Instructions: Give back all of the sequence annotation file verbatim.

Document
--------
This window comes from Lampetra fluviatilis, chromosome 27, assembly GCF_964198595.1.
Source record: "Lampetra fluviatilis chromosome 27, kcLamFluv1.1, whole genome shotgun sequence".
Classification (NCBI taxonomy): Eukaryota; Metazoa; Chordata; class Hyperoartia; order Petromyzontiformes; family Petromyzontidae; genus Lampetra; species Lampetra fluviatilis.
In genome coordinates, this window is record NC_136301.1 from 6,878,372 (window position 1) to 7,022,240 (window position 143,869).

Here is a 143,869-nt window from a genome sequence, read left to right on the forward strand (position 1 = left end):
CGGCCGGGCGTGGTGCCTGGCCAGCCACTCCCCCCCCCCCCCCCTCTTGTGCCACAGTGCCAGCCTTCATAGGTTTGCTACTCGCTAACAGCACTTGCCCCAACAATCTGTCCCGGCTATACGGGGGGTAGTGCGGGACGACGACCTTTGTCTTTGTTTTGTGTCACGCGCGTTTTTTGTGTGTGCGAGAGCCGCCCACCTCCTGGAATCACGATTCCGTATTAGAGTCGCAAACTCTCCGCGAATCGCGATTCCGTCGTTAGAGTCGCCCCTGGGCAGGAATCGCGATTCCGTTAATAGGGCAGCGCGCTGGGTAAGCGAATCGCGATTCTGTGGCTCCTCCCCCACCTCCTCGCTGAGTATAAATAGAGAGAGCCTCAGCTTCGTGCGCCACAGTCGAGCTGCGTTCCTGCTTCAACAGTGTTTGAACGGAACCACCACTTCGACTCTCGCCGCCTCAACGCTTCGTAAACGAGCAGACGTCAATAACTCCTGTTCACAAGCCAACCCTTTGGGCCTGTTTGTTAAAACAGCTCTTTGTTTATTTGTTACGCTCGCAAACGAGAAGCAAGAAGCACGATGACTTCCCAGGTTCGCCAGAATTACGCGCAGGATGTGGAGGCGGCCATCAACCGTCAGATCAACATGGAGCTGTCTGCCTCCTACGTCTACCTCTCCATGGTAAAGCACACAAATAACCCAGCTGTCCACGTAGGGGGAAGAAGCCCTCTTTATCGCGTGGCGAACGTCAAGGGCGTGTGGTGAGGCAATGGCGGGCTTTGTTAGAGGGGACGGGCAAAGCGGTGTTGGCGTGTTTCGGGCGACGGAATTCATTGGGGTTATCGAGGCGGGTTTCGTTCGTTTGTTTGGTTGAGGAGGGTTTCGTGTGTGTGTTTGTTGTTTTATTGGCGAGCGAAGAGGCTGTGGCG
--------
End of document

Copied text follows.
This window comes from Lampetra fluviatilis, chromosome 27, assembly GCF_964198595.1.
Source record: "Lampetra fluviatilis chromosome 27, kcLamFluv1.1, whole genome shotgun sequence".
Classification (NCBI taxonomy): Eukaryota; Metazoa; Chordata; class Hyperoartia; order Petromyzontiformes; family Petromyzontidae; genus Lampetra; species Lampetra fluviatilis.
In genome coordinates, this window is record NC_136301.1 from 6,878,372 (window position 1) to 7,022,240 (window position 143,869).

Here is a 143,869-nt window from a genome sequence, read left to right on the forward strand (position 1 = left end):
CGGCCGGGCGTGGTGCCTGGCCAGCCACTCCCCCCCCCCCCCCCTCTTGTGCCACAGTGCCAGCCTTCATAGGTTTGCTACTCGCTAACAGCACTTGCCCCAACAATCTGTCCCGGCTATACGGGGGGTAGTGCGGGACGACGACCTTTGTCTTTGTTTTGTGTCACGCGCGTTTTTTGTGTGTGCGAGAGCCGCCCACCTCCTGGAATCACGATTCCGTATTAGAGTCGCAAACTCTCCGCGAATCGCGATTCCGTCGTTAGAGTCGCCCCTGGGCAGGAATCGCGATTCCGTTAATAGGGCAGCGCGCTGGGTAAGCGAATCGCGATTCTGTGGCTCCTCCCCCACCTCCTCGCTGAGTATAAATAGAGAGAGCCTCAGCTTCGTGCGCCACAGTCGAGCTGCGTTCCTGCTTCAACAGTGTTTGAACGGAACCACCACTTCGACTCTCGCCGCCTCAACGCTTCGTAAACGAGCAGACGTCAATAACTCCTGTTCACAAGCCAACCCTTTGGGCCTGTTTGTTAAAACAGCTCTTTGTTTATTTGTTACGCTCGCAAACGAGAAGCAAGAAGCACGATGACTTCCCAGGTTCGCCAGAATTACGCGCAGGATGTGGAGGCGGCCATCAACCGTCAGATCAACATGGAGCTGTCTGCCTCCTACGTCTACCTCTCCATGGTAAAGCACACAAATAACCCAGCTGTCCACGTAGGGGGAAGAAGCCCTCTTTATCGCGTGGCGAACGTCAAGGGCGTGTGGTGAGGCAATGGCGGGCTTTGTTAGAGGGGACGGGCAAAGCGGTGTTGGCGTGTTTCGGGCGACGGAATTCATTGGGGTTATCGAGGCGGGTTTCGTTCGTTTGTTTGGTTGAGGAGGGTTTCGTGTGTGTGTTTGTTGTTTTATTGGCGAGCGAAGAGGCTGTGGCG